Sunday, July 18, 2021

A History of the Olympic Games and The Lubavitcher Rebbe's Warning

The Tokyo Olympics are scheduled to begin on Friday 23 July - Sunday 8 August, and are already marred by a case of an athlete with Covid in Olympic city, and despite Tokyo reporting their highest number of Covid cases in six months.

Compiled and written by Rabbi Elozor Reitchik

The Olympic Games began over 2700 years ago and was a religious event in honor of one of the many Greek gods.

The original Olympic Games took place in Olympia, where temples for idolatry were situated. The modern-day Olympics, which resumed in the year 1896, are directly connected to the ancient games since they begin with the lighting of the Olympic Torch. The Torch is ignited by the sun's rays in the temple on Olympia, and from there it makes its way to the country where the Games are held.

Even the fact that the Games take place every four years, as well as the Olympic symbol of five interlocking rings, are connected to idol worship. The five intertwined circles represent Venus, which traces a perfect pentacle across the sky every 8 years. To the ancient Greeks, Venus became the symbol of perfection and beauty, qualities prized in athletes' bodies. As a tribute to Venus, the Greeks used "her" 8-year cycle to organize their Olympic Games. The 4-year schedule follows Venus' half cycle.

Sourced in Idolatry

When the Olympic Games took place in Munich, Germany in 1972, the Lubavitcher Rebbe referred to it in a sicha on Shabbos parshas Vayeishev, Shabbos Chanuka, 5733, and said that this was an inyan of avoda zara [idol worship].  [Note: 11 Israeli athletes were massacred at the 1972 Games in Munich]

Free translation follows: 

The entire concept of the Olympic Games is connected with idol worship. These games began with the Greeks, who had a custom of going to a certain place and running there, jumping on stones and bones, dancing, fighting, and killing, etc. The modern version is the Olympic Games, but the source is idol worship. 

In those days, the Greeks attained very high levels of wisdom, even the wisdom of mathematics and astronomy. After reaching very high levels of wisdom, they began to think -- what about faith? 

There was a mountain near the city, and it wasn't a high mountain, but a mountain that goats and sheep, cows and oxen, and people too, could climb. This mountain wasn't in some forsaken place in the mountains of darkness, but right near the city. So the wise men of Greece declared that their two idols were there, that one had hit the other and killed him, and they did all sorts of evil things there. Including every possible bad trait, and even those you can only think of, and they said that these idols were their gods, and were omnipotent -- the name of this mountain was Olympia.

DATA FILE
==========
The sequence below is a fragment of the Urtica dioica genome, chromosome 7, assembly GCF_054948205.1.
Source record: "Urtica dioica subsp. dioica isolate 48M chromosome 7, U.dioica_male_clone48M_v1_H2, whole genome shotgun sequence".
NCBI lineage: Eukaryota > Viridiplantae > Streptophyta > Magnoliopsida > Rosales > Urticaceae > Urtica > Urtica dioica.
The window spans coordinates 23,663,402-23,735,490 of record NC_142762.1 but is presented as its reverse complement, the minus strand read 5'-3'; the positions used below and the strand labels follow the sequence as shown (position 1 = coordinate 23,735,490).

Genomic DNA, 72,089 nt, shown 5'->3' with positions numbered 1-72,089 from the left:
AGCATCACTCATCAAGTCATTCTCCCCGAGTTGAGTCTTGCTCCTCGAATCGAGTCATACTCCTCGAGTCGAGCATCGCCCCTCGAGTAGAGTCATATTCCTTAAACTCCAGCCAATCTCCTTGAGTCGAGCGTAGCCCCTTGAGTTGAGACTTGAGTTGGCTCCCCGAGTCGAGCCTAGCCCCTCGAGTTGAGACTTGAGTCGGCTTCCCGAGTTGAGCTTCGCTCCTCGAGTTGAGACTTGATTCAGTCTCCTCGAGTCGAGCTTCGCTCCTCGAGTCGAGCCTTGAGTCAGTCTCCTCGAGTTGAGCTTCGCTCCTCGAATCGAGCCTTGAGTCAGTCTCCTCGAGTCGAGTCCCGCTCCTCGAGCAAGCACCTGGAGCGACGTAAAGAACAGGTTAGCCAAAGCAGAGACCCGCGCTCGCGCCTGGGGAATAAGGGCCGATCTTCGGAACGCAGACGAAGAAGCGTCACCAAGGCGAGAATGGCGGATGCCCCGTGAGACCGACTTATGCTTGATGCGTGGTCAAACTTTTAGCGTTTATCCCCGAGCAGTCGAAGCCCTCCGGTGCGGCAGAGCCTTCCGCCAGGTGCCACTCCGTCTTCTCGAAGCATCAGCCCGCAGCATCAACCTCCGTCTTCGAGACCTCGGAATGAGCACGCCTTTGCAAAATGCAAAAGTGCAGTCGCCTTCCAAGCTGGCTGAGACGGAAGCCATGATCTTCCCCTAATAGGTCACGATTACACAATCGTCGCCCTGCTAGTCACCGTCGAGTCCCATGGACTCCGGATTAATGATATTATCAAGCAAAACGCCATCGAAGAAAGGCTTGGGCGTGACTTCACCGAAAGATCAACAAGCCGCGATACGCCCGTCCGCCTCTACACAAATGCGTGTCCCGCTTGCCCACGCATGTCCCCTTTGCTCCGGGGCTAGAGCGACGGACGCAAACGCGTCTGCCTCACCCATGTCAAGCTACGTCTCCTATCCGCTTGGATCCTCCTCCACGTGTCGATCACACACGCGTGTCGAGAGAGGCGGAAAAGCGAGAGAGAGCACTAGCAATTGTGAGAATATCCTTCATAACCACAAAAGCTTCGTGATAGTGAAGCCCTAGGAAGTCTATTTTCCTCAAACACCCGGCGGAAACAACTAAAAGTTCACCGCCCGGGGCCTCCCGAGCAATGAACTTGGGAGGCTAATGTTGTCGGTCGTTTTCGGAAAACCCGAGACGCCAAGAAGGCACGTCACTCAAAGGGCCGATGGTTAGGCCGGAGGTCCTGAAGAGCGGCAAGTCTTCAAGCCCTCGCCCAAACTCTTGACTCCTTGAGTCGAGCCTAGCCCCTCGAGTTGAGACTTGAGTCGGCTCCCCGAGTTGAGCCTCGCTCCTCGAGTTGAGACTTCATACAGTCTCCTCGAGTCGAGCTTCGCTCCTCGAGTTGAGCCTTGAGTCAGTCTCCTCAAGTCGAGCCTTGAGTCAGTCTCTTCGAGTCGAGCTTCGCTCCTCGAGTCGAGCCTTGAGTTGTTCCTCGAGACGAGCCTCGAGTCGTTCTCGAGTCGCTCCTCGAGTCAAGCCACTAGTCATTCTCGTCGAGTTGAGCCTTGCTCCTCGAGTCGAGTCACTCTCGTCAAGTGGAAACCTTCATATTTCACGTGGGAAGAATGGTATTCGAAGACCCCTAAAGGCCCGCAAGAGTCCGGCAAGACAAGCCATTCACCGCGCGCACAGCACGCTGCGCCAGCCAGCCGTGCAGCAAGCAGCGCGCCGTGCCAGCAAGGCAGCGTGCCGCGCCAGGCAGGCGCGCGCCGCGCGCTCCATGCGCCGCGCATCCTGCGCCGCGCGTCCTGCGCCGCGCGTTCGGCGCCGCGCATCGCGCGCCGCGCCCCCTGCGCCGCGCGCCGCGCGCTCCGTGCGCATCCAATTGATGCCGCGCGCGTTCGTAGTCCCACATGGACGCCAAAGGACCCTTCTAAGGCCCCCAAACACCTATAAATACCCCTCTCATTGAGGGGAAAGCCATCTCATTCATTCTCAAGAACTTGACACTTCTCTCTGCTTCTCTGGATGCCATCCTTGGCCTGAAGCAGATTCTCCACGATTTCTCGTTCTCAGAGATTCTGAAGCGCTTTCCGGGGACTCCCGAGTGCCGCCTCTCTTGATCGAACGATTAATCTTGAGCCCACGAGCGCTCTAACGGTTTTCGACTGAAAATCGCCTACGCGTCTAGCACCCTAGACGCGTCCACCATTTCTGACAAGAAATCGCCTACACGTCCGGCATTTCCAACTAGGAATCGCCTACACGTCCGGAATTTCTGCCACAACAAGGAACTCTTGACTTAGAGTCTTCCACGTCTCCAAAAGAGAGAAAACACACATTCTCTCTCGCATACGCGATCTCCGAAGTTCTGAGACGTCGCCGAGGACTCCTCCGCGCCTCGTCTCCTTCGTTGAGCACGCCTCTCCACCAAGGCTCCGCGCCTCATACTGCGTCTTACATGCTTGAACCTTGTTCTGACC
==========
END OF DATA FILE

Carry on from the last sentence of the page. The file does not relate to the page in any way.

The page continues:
Then they decided that once every few years they would gather there, and each one would take his cat, etc., with him, and one would strike another, and jump, and celebrate a holiday there. 

All this was in the time of the Greeks. In recent years, this became the Olympic Games, which take place every four years. Therefore, the Olympic Games that take place in our generation are sourced in idol worship. 

The Olympic Torch

On Chanuka 5732, a few months before the start of the Olympic Games in Munich, the Olympic Torch was carried through Eretz Yisrael on its way to Munich. The Rebbe spoke sharply about this and in a talk delivered on Shabbos parshas Chayei Sarah he said: 

This was the custom of the Greeks 2000 years ago. Nothing remains of the Greeks themselves, aside from their books, and among the things written in their books, is the custom to take a torch and to run with it from place to place. Now they want to take this Greek custom and celebrate Chanuka with it! 

The whole point of Chanuka is the Jews' victory over the Greeks, and as we see and all know, nothing remains of the Greeks aside from their language and their books. Now they want to dig up an ancient custom from the cemetery -- not from the "beis ha'chayim" ["place of the living," a Jewish euphonism for a graveyard] but from the "beis ha'kevaros" ["place of graves"] -- and resurrect this Greek custom, the opposite of the whole point of Chanuka! 

In 5748 (1988), before the bar mitzva of Eliyahu Schusterman, his father, Rabbi Gershon Schusterman of Los Angeles prepared a speech in which he derived Jewish lessons to be learned from the Olympic fire which burned on Mt. Olympia in Greece, from which the Olympic torch was lit to open the Olympic Games. 

When he sent in the speech to the Rebbe, the Rebbe crossed it all out and wrote: "as was publicized, the beginning of all this was actual idol worship."  The Lubavitcher Rebbe completely negated any Chabad activity in connection with the Olympic Games, since they are sourced in idol worship. And the Games today are connected and associated with the symbols of Greek idol worship.


annie said...

Ohhh my… thank you for writing this and making us aware of it. Our daughter is involved with Special Olympics… we had no idea…
This whole WORLD must be exposed of hidden agendas and lies…and it is certainly coming to light

SPACE said...

What's the difference between beis ha'chayim and beis ha'kevaros? Both are graveyards?

Anonymous said...

Never understood how Jews (especially religious) would have anything to do with the Olympics, purely idolatrous!

Devorah said...

It’s explained above but to be honest I haven’t heard of this before reading this from the Rebbe